Richard Whitley dies in Va. electric chair

By Donald P. Baker
Washington Post Staff Writer
Tuesday, July 7, 1987; 12:00 AM

RICHMOND, JULY 6 -- Richard Lee Whitley, a part-time house painter and handyman, was executed tonight for the brutal sex murder of his 63-year-old next-door neighbor, Phoebe Parsons, seven years ago in the Pimmit Hills area of Fairfax County.

Whitley, 41, was believed to be the first Fairfax County resident to die in Virginia's electric chair.

He was pronounced dead at 11:07 p.m., five minutes after the electricity was turned on, according to Dwight Perry, state Corrections Department operations officer. Perry said Whitley, who was attended by a prison chaplain until his execution, made no final statement.

Whitley's appeals ran out at 7:10 p.m. when the Supreme Court refused to block the execution, but Gov. Gerald L. Baliles, who rejected a clemency bid Friday, remained in his office at the Statehouse and kept a telephone line open to the penitentiary in the event of unexpected developments. Whitley was the second person executed in Virginia since Baliles became governor a year and a half ago.

The only dissenters to the Supreme Court decision, according to a court spokesman, were Justices William Brennan and Thurgood Marshall.

Last week, the Virginia Supreme Court and the 4th U.S. Circuit Court of Appeals denied Whitley's appeals for a stay.

Whitley attorney Timothy Kaine based his appeals on arguments that his client, who had an IQ of 75, was "insane" or "feebleminded" and should have been commited to a state hospital.

Tonight, Kaine told reporters before the execution: "Murder is wrong in the gulag, in Afghanistan, in Soweto, in the mountains of Guatemala, in Fairfax County . . . and even the Spring Street Peniten- tiary" here.

Whitley was convicted May 13, 1981, of what Fairfax Commonwealth's Attorney Robert F. Horan Jr. described as the "unbelievably brutal" slaying of the Pimmit Hills widow.

At the trial, a signed statement was introduced in which Whitley admitted to strangling Parsons, cutting her throat and sexually assaulting her with two umbrellas.

Although expert witnesses testified on appeal that Whitley had "organic brain dysfunction," Circuit Court F. Bruce Bach, who presided at the trial, ruled that there were no legal grounds for finding Whitley to be feebleminded.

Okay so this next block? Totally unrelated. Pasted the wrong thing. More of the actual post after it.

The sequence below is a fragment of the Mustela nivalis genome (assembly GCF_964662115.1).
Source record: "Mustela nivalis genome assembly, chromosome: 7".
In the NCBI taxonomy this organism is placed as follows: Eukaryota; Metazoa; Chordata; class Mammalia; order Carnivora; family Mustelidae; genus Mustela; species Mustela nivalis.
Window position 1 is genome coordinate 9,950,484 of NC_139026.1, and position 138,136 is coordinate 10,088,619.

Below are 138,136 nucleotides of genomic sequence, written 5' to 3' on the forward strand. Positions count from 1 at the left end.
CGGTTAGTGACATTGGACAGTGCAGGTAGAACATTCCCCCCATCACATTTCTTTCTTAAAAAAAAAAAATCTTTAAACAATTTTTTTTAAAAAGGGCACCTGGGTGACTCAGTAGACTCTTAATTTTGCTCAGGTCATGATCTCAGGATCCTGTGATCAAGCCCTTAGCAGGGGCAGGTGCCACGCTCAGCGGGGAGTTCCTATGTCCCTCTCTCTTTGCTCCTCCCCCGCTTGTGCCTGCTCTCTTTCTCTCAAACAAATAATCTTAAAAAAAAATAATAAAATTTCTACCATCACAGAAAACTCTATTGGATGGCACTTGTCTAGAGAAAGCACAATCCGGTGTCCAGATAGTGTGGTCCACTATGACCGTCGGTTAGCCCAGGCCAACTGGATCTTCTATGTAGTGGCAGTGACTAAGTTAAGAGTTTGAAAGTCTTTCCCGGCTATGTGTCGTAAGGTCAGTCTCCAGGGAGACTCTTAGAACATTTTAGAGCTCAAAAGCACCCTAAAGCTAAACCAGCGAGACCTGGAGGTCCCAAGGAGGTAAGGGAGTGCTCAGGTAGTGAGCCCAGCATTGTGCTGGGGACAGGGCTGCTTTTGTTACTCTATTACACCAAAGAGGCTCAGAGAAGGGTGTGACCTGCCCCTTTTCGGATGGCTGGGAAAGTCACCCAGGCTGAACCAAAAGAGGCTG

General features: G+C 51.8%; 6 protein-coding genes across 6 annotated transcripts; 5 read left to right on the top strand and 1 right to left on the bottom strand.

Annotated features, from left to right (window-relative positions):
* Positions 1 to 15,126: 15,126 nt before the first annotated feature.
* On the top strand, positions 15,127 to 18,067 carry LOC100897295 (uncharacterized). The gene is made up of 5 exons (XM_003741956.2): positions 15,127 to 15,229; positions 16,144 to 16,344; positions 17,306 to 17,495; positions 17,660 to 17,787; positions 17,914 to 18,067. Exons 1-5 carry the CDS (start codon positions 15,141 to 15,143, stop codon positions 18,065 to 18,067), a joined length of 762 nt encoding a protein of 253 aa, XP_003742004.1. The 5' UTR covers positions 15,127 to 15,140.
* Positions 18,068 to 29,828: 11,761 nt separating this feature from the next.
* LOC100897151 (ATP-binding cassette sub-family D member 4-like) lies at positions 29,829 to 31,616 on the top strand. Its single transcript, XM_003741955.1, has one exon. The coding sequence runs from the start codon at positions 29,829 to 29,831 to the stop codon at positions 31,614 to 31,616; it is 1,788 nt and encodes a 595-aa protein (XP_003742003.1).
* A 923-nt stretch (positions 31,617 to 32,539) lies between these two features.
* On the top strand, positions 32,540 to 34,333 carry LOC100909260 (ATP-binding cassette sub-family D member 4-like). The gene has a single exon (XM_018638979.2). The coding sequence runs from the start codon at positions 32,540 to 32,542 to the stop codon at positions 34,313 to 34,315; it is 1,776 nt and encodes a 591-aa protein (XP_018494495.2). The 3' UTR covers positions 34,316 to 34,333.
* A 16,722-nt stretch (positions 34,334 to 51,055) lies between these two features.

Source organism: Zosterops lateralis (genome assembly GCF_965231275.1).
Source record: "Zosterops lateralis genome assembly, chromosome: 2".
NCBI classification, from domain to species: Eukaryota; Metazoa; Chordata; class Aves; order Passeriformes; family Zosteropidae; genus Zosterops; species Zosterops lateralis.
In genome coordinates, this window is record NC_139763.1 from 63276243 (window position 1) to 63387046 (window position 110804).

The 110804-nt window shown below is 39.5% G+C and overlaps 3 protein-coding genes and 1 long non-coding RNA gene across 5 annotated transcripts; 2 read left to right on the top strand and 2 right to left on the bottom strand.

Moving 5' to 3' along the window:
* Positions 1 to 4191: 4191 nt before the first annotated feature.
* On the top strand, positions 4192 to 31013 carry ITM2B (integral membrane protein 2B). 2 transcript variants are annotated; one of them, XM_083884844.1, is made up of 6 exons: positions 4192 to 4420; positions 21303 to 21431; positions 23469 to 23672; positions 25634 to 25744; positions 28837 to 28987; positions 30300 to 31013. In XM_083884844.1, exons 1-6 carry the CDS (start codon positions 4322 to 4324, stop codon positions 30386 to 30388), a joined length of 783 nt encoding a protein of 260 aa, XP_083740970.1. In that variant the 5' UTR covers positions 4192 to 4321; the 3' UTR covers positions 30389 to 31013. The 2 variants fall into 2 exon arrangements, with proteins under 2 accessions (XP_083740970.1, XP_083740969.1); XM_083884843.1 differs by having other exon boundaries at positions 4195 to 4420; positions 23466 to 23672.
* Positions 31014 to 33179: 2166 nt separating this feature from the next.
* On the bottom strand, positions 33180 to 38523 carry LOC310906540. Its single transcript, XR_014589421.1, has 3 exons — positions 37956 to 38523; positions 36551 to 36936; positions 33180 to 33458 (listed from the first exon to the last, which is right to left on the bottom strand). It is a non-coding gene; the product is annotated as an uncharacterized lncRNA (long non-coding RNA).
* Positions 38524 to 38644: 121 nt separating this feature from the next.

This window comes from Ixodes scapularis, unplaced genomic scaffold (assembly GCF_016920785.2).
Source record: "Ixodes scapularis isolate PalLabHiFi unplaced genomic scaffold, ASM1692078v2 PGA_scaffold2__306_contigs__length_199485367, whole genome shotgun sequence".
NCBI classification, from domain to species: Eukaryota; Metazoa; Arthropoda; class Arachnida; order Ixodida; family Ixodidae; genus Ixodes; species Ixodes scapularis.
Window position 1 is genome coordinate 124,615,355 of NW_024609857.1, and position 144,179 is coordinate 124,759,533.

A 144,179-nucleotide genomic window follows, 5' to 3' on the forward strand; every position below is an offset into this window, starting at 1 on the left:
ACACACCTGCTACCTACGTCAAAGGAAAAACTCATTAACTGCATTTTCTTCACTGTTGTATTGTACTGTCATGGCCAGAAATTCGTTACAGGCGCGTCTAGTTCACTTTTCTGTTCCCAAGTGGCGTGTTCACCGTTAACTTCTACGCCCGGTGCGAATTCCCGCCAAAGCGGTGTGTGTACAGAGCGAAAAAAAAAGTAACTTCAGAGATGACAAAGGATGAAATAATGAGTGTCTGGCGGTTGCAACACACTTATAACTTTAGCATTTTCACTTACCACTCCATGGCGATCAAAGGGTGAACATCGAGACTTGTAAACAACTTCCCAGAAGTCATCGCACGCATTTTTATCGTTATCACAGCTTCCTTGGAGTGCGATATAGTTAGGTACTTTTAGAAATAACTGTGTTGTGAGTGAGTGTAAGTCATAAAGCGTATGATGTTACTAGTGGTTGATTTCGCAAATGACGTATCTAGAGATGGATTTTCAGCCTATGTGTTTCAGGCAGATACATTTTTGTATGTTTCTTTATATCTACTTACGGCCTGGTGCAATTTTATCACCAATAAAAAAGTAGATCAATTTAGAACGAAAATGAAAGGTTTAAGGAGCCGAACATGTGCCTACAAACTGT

Whitley offered no reason for the attack other than that he went on a two-week drug and alcohol binge after his wife left him.

Pimmit Hills is off Rte. 7 just inside the Capital Beltway. Many residents interviewed there today said they were unaware of the murder, which occurred July 25, 1980.

But one longtime resident, Margaret Brazas, recalled Parsons as "really a good woman, a church woman and a mother. This was a very brutal murder. She didn't deserve this."

In a telephone interview with a Richmond television station, Whitley said he was "ready to die. I know they're going to kill me."

He said he would have liked to have had the execution televised and to be put to death without a hood over his head to "let the people see exactly what facial expressions you have when they put the juice to you."

Whitley was the sixth person executed in Virginia, and the 81st in the nation, since the Supreme Court lifted the death penalty ban in 1978.

As in past executions here, rival crowds of protesters showed up outside the brick-walled prison. On one side were about 100 antideath-penalty demonstrators who held a candlelight vigil. On the other was a like number from the surrounding blue-collar neighborhood who jeered at the death penalty opponents.Staff writer Liz Lazarus contributed to this report.

© 1987 The Washington Post Company